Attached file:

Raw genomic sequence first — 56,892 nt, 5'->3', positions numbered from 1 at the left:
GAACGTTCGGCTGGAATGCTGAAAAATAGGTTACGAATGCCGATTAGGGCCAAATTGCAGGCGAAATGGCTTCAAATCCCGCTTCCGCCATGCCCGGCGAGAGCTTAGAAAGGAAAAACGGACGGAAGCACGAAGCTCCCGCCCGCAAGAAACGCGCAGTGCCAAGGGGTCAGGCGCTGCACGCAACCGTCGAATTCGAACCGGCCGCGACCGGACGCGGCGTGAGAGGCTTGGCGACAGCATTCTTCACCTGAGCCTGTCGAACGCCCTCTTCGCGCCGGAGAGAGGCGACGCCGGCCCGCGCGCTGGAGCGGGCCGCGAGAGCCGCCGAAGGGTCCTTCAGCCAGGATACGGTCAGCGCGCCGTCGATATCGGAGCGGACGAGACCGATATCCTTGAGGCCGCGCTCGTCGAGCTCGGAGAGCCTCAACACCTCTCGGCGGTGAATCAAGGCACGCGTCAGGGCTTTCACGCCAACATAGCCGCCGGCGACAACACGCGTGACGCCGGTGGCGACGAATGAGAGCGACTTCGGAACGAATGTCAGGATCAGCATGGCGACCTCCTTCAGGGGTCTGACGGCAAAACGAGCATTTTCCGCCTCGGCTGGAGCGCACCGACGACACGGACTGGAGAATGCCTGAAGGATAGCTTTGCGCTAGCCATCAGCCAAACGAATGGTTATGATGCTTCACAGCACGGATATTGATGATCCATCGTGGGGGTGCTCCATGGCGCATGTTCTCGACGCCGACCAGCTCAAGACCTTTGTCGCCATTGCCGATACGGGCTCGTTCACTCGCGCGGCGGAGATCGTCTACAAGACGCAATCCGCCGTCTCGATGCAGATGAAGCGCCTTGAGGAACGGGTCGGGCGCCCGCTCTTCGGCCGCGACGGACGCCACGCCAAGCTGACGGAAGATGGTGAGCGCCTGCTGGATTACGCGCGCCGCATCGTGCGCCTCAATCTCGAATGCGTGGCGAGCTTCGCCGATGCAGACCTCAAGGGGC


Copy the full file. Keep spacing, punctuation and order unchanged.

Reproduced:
Raw genomic sequence first — 56,892 nt, 5'->3', positions numbered from 1 at the left:
GAACGTTCGGCTGGAATGCTGAAAAATAGGTTACGAATGCCGATTAGGGCCAAATTGCAGGCGAAATGGCTTCAAATCCCGCTTCCGCCATGCCCGGCGAGAGCTTAGAAAGGAAAAACGGACGGAAGCACGAAGCTCCCGCCCGCAAGAAACGCGCAGTGCCAAGGGGTCAGGCGCTGCACGCAACCGTCGAATTCGAACCGGCCGCGACCGGACGCGGCGTGAGAGGCTTGGCGACAGCATTCTTCACCTGAGCCTGTCGAACGCCCTCTTCGCGCCGGAGAGAGGCGACGCCGGCCCGCGCGCTGGAGCGGGCCGCGAGAGCCGCCGAAGGGTCCTTCAGCCAGGATACGGTCAGCGCGCCGTCGATATCGGAGCGGACGAGACCGATATCCTTGAGGCCGCGCTCGTCGAGCTCGGAGAGCCTCAACACCTCTCGGCGGTGAATCAAGGCACGCGTCAGGGCTTTCACGCCAACATAGCCGCCGGCGACAACACGCGTGACGCCGGTGGCGACGAATGAGAGCGACTTCGGAACGAATGTCAGGATCAGCATGGCGACCTCCTTCAGGGGTCTGACGGCAAAACGAGCATTTTCCGCCTCGGCTGGAGCGCACCGACGACACGGACTGGAGAATGCCTGAAGGATAGCTTTGCGCTAGCCATCAGCCAAACGAATGGTTATGATGCTTCACAGCACGGATATTGATGATCCATCGTGGGGGTGCTCCATGGCGCATGTTCTCGACGCCGACCAGCTCAAGACCTTTGTCGCCATTGCCGATACGGGCTCGTTCACTCGCGCGGCGGAGATCGTCTACAAGACGCAATCCGCCGTCTCGATGCAGATGAAGCGCCTTGAGGAACGGGTCGGGCGCCCGCTCTTCGGCCGCGACGGACGCCACGCCAAGCTGACGGAAGATGGTGAGCGCCTGCTGGATTACGCGCGCCGCATCGTGCGCCTCAATCTCGAATGCGTGGCGAGCTTCGCCGATGCAGACCTCAAGGGGC